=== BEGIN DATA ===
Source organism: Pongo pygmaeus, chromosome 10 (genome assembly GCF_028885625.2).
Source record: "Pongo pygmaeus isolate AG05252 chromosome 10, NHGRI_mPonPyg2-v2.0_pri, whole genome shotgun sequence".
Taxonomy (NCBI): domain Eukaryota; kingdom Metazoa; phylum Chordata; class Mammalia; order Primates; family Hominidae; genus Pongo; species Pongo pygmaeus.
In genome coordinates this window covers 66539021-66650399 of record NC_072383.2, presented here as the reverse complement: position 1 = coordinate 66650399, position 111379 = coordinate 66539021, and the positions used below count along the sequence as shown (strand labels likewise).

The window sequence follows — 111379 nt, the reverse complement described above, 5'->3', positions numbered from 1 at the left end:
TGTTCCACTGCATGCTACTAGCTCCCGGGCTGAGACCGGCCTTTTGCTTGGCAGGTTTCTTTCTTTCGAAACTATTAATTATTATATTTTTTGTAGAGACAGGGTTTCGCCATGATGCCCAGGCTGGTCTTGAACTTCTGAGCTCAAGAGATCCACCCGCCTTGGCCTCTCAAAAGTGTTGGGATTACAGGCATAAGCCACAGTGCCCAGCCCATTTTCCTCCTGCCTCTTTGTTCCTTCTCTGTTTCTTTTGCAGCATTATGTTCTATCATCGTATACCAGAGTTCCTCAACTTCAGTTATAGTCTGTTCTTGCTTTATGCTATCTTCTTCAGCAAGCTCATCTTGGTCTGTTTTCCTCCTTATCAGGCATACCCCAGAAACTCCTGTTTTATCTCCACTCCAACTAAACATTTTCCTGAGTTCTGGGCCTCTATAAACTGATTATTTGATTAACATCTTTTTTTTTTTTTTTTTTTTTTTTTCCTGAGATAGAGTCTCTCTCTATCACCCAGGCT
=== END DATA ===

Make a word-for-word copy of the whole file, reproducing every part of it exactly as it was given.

Source organism: Pongo pygmaeus, chromosome 10 (genome assembly GCF_028885625.2).
Source record: "Pongo pygmaeus isolate AG05252 chromosome 10, NHGRI_mPonPyg2-v2.0_pri, whole genome shotgun sequence".
Taxonomy (NCBI): domain Eukaryota; kingdom Metazoa; phylum Chordata; class Mammalia; order Primates; family Hominidae; genus Pongo; species Pongo pygmaeus.
In genome coordinates this window covers 66539021-66650399 of record NC_072383.2, presented here as the reverse complement: position 1 = coordinate 66650399, position 111379 = coordinate 66539021, and the positions used below count along the sequence as shown (strand labels likewise).

The window sequence follows — 111379 nt, the reverse complement described above, 5'->3', positions numbered from 1 at the left end:
TGTTCCACTGCATGCTACTAGCTCCCGGGCTGAGACCGGCCTTTTGCTTGGCAGGTTTCTTTCTTTCGAAACTATTAATTATTATATTTTTTGTAGAGACAGGGTTTCGCCATGATGCCCAGGCTGGTCTTGAACTTCTGAGCTCAAGAGATCCACCCGCCTTGGCCTCTCAAAAGTGTTGGGATTACAGGCATAAGCCACAGTGCCCAGCCCATTTTCCTCCTGCCTCTTTGTTCCTTCTCTGTTTCTTTTGCAGCATTATGTTCTATCATCGTATACCAGAGTTCCTCAACTTCAGTTATAGTCTGTTCTTGCTTTATGCTATCTTCTTCAGCAAGCTCATCTTGGTCTGTTTTCCTCCTTATCAGGCATACCCCAGAAACTCCTGTTTTATCTCCACTCCAACTAAACATTTTCCTGAGTTCTGGGCCTCTATAAACTGATTATTTGATTAACATCTTTTTTTTTTTTTTTTTTTTTTTTTCCTGAGATAGAGTCTCTCTCTATCACCCAGGCT